LANSING, Mich. (AP) -- The Michigan Senate approved legislation Tuesday needed to help Detroit Mayor Dave Bing move forward on a plan to provide the most basic of functions to the struggling city: lighting.
Fewer than half of the city's 88,000 streetlights work, posing a risk to pedestrians and motorists. Bing has called for spending up to $160 million on repairs and improvements. A package of bills needed to get the initiative started had been stalled for months, at one point leading Senate Majority Leader Randy Richardville to declare it "dead."
But extensive negotiations finally broke the logjam. One of the bills would allow Detroit and some other cities to establish public authorities to run their lighting systems. Others would allow part of a utility users' tax to fund public lighting while rolling back the income tax rate after bonded costs of upgrading the lights are paid off.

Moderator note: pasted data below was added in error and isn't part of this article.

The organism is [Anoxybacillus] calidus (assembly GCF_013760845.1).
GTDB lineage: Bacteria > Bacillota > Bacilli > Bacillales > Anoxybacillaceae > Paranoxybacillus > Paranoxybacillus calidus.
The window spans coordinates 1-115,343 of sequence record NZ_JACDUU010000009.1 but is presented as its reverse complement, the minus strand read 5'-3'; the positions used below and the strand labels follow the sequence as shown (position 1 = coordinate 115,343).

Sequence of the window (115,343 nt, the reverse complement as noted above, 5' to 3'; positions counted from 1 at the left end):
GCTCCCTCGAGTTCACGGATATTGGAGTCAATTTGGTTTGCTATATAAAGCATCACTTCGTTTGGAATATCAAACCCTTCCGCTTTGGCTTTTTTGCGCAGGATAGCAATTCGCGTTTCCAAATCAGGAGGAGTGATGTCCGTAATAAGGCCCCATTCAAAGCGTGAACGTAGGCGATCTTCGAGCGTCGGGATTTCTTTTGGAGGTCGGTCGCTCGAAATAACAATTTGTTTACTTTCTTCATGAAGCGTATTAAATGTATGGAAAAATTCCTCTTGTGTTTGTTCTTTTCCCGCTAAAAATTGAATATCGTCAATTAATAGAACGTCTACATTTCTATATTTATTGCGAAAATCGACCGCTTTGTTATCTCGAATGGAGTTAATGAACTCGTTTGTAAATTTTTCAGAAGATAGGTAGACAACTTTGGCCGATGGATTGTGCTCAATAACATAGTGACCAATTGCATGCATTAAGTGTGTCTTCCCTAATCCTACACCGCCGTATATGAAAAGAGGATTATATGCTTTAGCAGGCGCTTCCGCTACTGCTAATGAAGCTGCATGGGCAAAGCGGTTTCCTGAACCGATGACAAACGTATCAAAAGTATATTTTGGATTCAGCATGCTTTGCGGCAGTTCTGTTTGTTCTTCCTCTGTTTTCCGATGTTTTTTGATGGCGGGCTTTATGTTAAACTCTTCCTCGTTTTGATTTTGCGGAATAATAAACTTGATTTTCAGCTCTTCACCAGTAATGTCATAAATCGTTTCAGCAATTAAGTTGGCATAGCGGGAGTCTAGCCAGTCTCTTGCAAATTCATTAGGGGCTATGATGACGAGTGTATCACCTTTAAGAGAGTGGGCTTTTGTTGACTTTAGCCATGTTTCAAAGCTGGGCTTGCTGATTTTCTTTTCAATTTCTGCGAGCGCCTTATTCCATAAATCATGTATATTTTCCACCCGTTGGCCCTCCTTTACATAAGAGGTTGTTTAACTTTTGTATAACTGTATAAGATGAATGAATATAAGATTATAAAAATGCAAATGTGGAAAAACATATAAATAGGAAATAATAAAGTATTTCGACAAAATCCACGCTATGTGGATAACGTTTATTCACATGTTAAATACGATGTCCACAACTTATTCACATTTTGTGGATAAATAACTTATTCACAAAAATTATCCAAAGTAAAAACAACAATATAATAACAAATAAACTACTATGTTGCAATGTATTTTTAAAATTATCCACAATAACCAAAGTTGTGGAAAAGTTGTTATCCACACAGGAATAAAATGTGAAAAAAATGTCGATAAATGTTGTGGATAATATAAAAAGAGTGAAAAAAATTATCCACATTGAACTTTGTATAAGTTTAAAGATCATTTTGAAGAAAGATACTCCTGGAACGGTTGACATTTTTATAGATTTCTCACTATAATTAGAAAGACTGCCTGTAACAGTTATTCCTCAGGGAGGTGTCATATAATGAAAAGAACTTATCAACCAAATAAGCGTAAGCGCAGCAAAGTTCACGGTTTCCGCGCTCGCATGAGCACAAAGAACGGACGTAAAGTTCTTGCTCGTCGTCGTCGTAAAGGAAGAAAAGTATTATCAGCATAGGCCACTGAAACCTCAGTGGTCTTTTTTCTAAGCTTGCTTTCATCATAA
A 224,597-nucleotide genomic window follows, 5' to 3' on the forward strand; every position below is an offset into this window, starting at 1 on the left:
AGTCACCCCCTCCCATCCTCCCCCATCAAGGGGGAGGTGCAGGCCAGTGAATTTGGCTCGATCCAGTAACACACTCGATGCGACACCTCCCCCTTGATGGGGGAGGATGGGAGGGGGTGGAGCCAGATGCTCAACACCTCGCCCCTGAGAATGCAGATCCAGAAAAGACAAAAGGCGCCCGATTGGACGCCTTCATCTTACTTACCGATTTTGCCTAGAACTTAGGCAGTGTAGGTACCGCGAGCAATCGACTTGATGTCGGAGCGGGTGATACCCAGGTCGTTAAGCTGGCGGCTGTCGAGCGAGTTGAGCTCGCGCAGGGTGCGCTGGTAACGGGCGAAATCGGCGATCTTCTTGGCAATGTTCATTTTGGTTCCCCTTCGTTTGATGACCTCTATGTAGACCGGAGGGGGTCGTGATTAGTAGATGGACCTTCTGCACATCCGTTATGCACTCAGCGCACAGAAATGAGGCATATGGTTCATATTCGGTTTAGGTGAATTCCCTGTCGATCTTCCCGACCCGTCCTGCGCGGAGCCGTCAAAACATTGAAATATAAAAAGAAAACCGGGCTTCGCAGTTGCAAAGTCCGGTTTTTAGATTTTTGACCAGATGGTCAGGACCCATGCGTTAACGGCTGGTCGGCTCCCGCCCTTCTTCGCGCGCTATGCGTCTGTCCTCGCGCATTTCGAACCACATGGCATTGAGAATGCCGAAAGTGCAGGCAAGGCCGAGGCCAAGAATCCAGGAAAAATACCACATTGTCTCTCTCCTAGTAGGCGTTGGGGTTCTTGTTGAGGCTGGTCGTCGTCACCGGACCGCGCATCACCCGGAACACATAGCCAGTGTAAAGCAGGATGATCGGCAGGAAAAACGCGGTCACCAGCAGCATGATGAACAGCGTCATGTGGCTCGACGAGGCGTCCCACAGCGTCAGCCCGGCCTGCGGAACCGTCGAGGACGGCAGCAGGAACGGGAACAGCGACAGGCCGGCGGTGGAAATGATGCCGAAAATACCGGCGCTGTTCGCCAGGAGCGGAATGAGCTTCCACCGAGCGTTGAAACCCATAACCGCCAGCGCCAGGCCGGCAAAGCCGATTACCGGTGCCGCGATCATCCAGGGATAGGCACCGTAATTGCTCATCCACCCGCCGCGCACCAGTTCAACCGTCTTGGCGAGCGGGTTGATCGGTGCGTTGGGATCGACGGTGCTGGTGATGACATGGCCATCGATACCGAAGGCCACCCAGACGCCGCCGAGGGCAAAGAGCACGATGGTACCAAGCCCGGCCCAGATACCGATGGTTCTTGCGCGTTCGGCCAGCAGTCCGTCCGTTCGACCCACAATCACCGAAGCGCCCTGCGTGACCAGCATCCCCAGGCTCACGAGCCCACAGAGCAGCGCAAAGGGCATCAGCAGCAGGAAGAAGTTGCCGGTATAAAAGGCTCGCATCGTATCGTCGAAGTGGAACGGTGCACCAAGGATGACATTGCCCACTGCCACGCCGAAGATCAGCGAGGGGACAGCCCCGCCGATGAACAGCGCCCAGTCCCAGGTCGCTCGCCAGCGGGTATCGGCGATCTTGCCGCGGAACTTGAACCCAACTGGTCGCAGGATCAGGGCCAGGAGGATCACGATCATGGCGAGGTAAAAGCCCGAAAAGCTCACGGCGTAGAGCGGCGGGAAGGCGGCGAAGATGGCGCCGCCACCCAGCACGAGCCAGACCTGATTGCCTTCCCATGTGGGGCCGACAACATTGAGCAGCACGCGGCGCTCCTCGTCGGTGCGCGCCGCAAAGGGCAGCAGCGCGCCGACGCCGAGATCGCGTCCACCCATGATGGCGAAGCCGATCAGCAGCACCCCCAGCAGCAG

"After more than a half-century of our failing lighting infrastructure, we have finally agreed on a proposal to usher it into the modern era without stripping the city of its autonomy and oversight," said Sen. Virgil Smith, a Detroit Democrat.
Democrats had objected to a version passed by the House under which GOP legislative leaders would have appointed some members of the Detroit lighting agency. There also was infighting between Detroit lawmakers and Bing over details of the legislation.
The compromise version gives the mayor and City Council a greater role. It also says if ownership of any city assets is transferred to the lighting authority, the property cannot be sold off if the authority is dissolved.
Richardville, a Monroe Republican, said the lighting package and legislation approved by the Senate last week to establish a transit authority for southeastern Michigan were crucial for patching up Detroit's infrastructure.
"If we can get rid of some of the internal politics of the city, we'll be able to make Detroit a great city again, and these are two major steps toward making that happen," he said.
The bills now return to the House.